However, the unusually harsh criticism from Paris underscored the longtime U.S. ally’s growing frustration with the U.S. commitment to the Mali mission.
The U.S. is providing “invaluable” intelligence-gathering help for the Mali campaign, the French officials said. But the U.S. has yet to decide on whether to agree to France’s request for U.S. planes to refuel French fighters in flight, they said. France has a small fleet of aging refueling tankers and says more are needed to maintain the tempo of air operations in remote Mali.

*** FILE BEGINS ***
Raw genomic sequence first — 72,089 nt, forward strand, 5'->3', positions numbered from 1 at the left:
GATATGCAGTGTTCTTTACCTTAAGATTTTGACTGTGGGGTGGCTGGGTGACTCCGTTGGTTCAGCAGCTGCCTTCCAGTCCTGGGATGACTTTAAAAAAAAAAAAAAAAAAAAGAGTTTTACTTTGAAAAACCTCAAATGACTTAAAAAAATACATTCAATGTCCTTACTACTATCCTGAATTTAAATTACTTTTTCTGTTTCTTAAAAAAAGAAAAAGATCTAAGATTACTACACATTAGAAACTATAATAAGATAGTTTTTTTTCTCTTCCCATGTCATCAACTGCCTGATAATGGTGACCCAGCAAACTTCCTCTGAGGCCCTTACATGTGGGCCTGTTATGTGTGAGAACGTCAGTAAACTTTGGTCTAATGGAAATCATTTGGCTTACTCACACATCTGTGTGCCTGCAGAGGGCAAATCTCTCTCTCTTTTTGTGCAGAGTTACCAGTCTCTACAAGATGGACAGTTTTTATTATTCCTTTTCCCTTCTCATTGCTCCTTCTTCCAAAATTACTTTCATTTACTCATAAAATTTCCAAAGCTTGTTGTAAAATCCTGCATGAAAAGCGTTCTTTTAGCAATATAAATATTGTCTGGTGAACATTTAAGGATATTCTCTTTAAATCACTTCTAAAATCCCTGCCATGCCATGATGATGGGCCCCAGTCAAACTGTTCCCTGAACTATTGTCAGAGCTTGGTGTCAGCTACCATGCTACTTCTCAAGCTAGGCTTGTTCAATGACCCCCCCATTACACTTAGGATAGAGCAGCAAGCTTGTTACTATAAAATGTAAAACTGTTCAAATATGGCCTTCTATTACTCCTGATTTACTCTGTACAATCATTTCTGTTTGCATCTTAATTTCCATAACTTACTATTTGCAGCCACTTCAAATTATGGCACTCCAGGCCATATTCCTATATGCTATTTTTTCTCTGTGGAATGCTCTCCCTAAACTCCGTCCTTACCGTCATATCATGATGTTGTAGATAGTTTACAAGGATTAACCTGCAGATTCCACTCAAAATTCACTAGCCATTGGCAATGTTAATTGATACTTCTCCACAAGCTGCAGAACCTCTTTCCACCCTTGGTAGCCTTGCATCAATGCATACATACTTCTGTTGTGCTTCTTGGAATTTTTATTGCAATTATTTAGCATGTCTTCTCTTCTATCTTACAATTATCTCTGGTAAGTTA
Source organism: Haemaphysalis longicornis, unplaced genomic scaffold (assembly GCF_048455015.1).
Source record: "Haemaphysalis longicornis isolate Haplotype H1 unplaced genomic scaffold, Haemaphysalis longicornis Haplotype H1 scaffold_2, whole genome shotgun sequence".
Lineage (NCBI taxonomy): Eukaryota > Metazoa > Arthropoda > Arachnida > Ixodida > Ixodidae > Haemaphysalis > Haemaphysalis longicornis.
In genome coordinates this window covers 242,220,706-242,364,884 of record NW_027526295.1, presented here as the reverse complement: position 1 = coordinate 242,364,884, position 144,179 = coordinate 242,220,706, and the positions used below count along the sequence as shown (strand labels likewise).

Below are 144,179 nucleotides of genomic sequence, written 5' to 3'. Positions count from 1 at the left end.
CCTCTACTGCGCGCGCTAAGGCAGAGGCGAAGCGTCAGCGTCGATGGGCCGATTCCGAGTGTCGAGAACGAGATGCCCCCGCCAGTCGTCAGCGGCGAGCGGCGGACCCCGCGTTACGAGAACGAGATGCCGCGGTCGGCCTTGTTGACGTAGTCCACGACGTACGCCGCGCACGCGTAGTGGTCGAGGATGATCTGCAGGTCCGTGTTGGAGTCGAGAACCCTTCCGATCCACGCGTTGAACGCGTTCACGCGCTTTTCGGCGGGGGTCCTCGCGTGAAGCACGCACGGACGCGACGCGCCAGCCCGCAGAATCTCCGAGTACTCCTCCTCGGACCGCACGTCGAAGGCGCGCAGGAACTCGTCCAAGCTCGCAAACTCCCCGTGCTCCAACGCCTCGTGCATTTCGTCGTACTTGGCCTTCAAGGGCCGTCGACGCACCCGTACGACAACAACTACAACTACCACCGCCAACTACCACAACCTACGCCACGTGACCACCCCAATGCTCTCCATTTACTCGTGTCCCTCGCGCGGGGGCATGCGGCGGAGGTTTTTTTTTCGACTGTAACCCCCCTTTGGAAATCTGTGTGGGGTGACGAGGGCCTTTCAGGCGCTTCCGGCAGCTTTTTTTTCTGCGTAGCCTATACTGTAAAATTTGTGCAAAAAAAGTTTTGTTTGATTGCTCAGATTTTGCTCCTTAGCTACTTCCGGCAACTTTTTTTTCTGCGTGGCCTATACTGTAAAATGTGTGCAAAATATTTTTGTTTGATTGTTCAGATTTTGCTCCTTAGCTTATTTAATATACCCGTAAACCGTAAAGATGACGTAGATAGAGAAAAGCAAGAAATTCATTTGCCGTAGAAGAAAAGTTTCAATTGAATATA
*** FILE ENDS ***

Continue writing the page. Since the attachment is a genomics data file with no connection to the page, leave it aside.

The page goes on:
France also has asked the U.S. to send additional manned and unmanned surveillance planes to spy on rebel communications, but the White House so far hasn’t responded to that request either.
Obama administration officials have said they support the French campaign but want to get a clear picture of the mission and the rebels being targeted in French strikes before providing more assistance.